"Blickte nach dem Kloster drueben, Blickte Stunden lang Nach dem Fenster seiner Lieben Bis das Fenster klang, Bis die Liebliche sich zeigte, Bis das theure Bild Sich in 's Thal herunter neigte Ruhig, engelmild. . . . . . . "Und so sass er viele Tage Sass viel' Jahre lang, Harrend ohne Schmerz und Klage Bis das Fenster klang, Bis die Liebliche sich zeigte, &c. &c.

"Unde so sass er, eine Leiche Eines Morgens da, Nach dem Fenster noch das bleiche Stille Antlitz sah."

Was this Ritter Toggenburg, the hero of Schiller's ballad, the nephew of Charlemagne, Roland, who fell at Roncesvalles? Is not Dr. Forbes in error in ascribing the Ritter's fate to Roland? Are they not two distinct persons? Or is Mrs. Hemans wrong in her version of the story? I only quote from memory:

"Roland the Brave, the brave Roland! False tidings reach'd the Rhenish strand That he had fall'n in fight! And thy faithful bosom swoon'd with pain, Thou fairest maid of Allemain. Why so rash has she ta'en the veil In yon Nonnenwerder's cloister pale? For the fatal vow was hardly spoken, And the fatal mantel o'er her flung. When the Drachenfels' echoes rung— 'Twas her own dear warrior's horn! . . . . . . She died; he sought the battle plain, And loud was Gallia's wail, When Roland, the flower of chivalry, Fell at Roncesvalles!"

I shall be glad to have a clear idea of the true Roland and his story.

X. Y. Z.

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An amusing treatise might be written on the variations in shape of the common tobacco-pipe since its first introduction into the country. Hundreds of specimens of old pipe-heads might soon be procured, and especially in the neighbourhood of London, where the same ground has been tilled for gardening purposes perhaps {373} some hundreds of years, and has received fresh supplies year after year from the ash-bin and dust-heap. I have about a dozen in my possession, which probably belong to various periods from the beginning of the seventeenth to the end of the eighteenth century. The dearness of tobacco in the early times of its use is evinced by the smallness of the bowls, for many of them would hold at most not half a thimbleful of tobacco; while the shank, where it joins the bowl, is nearly double the thickness of that in use at the present day. If I recollect aright, the pipe as represented in Hogarth seems but little larger in the bowl than that in use a century before; the shape being in both the same, very much like that of a barrel. The sides of the bowl seem formerly to have been made of double or treble the thickness of those now in use. This will account for the good preservation in which they may be found after having been in the ground one or two centuries. The clay tobacco-pipe probably attained its present size and slimness, and (very nearly) its present shape, about the beginning of this century. I am well aware that, by many, all this will be esteemed as "in tenui labor," but, for my part, I look upon no reminiscences of the past, however humble, as deserving to be slighted or consigned to oblivion. Even the humble tobacco-pipe may be made the vehicle of some interesting information. Will any of your correspondents favour your other readers with some farther information on this subject?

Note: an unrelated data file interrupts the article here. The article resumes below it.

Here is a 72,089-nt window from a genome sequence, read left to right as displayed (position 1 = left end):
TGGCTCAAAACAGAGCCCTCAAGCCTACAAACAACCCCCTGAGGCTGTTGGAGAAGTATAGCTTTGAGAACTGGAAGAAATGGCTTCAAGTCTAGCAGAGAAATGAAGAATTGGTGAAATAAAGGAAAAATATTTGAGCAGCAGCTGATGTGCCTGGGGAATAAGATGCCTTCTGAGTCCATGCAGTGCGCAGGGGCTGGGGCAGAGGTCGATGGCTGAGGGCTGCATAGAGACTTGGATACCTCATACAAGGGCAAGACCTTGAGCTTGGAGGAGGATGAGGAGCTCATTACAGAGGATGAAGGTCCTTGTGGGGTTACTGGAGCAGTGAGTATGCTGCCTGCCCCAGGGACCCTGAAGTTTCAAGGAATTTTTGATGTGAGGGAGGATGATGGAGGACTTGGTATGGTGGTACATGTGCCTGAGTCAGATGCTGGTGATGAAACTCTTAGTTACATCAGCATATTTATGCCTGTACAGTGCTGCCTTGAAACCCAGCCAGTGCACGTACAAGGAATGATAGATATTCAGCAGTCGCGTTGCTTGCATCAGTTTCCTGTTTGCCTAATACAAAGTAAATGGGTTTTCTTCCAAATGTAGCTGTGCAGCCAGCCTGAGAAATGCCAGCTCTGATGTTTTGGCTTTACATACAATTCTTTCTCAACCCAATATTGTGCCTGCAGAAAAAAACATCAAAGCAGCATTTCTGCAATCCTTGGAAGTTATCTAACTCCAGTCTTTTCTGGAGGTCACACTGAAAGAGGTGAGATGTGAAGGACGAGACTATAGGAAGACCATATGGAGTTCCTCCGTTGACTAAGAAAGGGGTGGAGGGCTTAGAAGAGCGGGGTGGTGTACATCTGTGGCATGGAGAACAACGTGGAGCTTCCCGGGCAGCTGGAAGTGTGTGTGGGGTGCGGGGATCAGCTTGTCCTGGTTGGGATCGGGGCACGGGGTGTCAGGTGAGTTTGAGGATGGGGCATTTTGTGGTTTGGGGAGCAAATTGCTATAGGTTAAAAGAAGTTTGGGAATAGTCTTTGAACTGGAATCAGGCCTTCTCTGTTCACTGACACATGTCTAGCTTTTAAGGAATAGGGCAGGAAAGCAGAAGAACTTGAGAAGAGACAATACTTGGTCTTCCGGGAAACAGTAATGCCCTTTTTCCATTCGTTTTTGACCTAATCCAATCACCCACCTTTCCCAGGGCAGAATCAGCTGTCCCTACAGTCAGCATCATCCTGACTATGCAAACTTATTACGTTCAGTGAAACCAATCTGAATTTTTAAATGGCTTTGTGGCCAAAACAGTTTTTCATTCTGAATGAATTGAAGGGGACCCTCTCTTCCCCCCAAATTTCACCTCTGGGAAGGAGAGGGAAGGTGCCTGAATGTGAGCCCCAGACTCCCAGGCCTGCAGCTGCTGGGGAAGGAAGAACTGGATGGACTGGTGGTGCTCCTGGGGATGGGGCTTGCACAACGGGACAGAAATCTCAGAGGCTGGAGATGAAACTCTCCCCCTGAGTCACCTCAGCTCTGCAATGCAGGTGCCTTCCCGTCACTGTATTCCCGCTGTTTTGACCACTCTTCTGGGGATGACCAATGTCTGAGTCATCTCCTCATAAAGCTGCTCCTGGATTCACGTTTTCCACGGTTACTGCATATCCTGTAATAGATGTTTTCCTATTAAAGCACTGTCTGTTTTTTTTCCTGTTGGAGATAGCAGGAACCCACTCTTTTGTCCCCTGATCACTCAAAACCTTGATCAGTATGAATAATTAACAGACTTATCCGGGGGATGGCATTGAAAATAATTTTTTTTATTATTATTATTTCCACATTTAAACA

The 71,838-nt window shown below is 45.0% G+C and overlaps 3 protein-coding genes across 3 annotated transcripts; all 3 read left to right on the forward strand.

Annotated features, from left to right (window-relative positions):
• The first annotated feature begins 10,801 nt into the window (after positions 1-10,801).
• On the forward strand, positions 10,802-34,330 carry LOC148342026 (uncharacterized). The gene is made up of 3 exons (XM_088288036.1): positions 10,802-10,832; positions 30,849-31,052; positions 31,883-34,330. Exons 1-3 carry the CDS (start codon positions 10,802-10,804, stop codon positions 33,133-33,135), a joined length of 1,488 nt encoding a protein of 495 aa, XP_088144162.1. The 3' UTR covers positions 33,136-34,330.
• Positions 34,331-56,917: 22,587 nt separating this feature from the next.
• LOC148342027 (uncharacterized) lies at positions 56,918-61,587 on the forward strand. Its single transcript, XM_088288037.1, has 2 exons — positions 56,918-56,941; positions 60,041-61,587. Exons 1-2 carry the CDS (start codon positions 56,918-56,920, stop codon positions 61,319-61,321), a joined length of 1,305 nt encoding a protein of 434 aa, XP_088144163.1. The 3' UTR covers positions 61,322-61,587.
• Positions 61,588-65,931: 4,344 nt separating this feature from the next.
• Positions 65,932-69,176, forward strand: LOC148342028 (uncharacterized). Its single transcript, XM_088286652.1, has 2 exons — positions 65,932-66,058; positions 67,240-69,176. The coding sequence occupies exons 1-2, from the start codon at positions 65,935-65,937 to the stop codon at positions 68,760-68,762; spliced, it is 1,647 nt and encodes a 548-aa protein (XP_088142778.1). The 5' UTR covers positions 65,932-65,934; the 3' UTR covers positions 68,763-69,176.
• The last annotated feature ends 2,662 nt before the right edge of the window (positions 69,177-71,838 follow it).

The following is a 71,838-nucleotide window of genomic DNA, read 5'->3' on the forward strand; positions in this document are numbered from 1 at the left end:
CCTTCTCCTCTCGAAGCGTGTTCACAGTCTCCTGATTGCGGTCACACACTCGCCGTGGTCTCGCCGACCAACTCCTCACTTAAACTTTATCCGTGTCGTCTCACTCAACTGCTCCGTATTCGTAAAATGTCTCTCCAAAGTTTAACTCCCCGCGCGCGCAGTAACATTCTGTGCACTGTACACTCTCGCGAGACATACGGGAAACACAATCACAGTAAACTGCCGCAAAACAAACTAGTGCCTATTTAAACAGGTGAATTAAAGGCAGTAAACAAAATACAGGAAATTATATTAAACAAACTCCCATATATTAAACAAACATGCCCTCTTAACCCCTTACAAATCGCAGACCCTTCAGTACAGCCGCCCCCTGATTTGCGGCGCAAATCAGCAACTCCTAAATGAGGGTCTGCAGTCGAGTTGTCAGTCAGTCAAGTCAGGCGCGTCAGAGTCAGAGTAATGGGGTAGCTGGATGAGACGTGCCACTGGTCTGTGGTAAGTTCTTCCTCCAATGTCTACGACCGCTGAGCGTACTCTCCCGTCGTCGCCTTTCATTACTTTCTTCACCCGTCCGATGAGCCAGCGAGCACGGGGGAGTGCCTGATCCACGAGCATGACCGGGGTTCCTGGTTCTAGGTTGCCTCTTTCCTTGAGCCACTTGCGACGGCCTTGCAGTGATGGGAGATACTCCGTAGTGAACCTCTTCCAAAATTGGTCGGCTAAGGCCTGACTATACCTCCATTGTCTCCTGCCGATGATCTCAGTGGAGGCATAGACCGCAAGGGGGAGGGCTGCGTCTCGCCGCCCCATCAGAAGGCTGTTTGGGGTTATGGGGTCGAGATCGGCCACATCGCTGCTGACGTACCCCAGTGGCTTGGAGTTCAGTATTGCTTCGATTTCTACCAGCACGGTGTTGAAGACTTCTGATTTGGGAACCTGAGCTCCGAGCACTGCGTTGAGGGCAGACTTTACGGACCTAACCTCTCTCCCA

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Minor Queries.

Cabinet: Sheffield, Earl of Mulgrave, Marquis of Normanby, and Duke of Buckinghamshire.—Can any reader refer me to a letter of the Duke of Buckinghamshire's which I have read (but I entirely forget where), written during the reign of William III., and complaining of his exclusion from the Cabinet? He was either Lord Normanby or Lord Mulgrave when the letter was written.

C. H.

Bersethrigumnue.—In the Escheats, 23 Hen. III. No. 20., quoted by Nichols in his History of Leicestershire (vol. iii. part 1., under "Cotes"), occurs this unusual word. Gilbert de Segrave held the manor of Cotes in socage of the king "by paying yearly one bersethrigumnue." Will any reader of "N. & Q." favour me with its etymology or meaning? I imagine it to have been a clerical error for brachetum cum ligamine, a service by which one of the earlier lords of Cotes held these lands.


Lady Jane Grey.—Neither Nichols in his History of Leicestershire, nor his equally eminent grandson in his interesting Chronicle of Queen Jane, nor, so far as I am aware, any other author, mentions the place where the Lady Jane was buried. The general belief is, I think, that her body was interred with that of her husband in the Tower. But a tradition has just been communicated to me by the Rev. Andrew Bloxam, that the body was privately brought from London by a servant of the family, and deposited in the chapel at Bradgate. What is the fact?


Addison and Watts.—Can any of your numerous readers inform me whether the hymn "When rising from the bed of death," so generally ascribed to Addison, and taken from the chapter on death and judgment in his Evidences of the Christian Religion, is his own composition, or that of the "excellent man in holy orders;" and whether this is Dr. Isaac Watts?